- 6 December 2019
- 1:00 – 2:00 pm
- All are welcome! However, places are limited, so please do book a free ticket. A light lunch is provided.
- Paul Mellon Centre
Throughout the interwar period, Winifred Nicholson and John Marin sought to capture their connection with the maritime environment expressed through the poetic mood of their pictures. Nicholson’s depictions of the sea were often composed in a deceptively simple and flattened faux-naïf manner, evoking the work of The Seven and Five Society’s icon, Alfred Wallis. Marin, on the other hand, tended towards a purer form of abstraction using calligraphic strokes to render the rhythmic movement of the surging sea. Why did both artists frequently turn to this fluid subject by refracting topographical fidelity during the interwar years? This paper will investigate their distinctive transnational definitions of modernity based on an unanticipated dialogue between English and American insular influences. Despite the distance between these foremost modern figures, elements of the ‘unfathomable Ocean' were able to fuel a simultaneous interest, yet the motif continues to be overshadowed by their landscapes and cityscapes.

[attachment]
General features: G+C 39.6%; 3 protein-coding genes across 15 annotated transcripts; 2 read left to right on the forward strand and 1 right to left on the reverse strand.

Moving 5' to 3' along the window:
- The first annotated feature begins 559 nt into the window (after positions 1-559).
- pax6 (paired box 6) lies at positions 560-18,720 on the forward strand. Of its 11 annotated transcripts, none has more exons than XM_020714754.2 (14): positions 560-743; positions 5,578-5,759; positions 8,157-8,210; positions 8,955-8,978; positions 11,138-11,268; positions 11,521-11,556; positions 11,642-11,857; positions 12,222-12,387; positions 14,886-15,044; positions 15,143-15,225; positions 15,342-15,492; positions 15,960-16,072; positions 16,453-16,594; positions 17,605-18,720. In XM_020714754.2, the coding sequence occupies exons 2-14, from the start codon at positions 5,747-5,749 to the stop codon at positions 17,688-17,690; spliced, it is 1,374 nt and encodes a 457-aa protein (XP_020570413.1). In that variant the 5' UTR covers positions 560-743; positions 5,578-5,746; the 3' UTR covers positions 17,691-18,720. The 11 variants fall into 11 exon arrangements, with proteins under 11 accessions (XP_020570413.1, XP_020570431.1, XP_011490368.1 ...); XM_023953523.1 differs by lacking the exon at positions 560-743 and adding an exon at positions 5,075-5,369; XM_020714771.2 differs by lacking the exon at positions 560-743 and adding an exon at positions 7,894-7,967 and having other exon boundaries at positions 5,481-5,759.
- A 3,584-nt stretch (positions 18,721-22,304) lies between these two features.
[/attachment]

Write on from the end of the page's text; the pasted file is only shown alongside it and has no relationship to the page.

Blue Sea, Small Point, Maine, 1928, MET, 49.70.141
About the speaker
Samantha Niederman is a PhD candidate at the University of York. Her research examines the romantic modernist pictorial language of Frances Hodgkins and Cedric Morris. Before commencing her thesis, Samantha served as curatorial assistant at the Norton Museum of Art, where she contributed research and assisted with the organisation of O’Keeffe, Stettheimer, Torr, Zorach: Women Modernists in New York. She received an MA from University College London, an MLitt from the University of Glasgow and a BA from Boston University. She is the author of Frances Hodgkins, part of the Modern Women Artists series published by Eiderdown Books.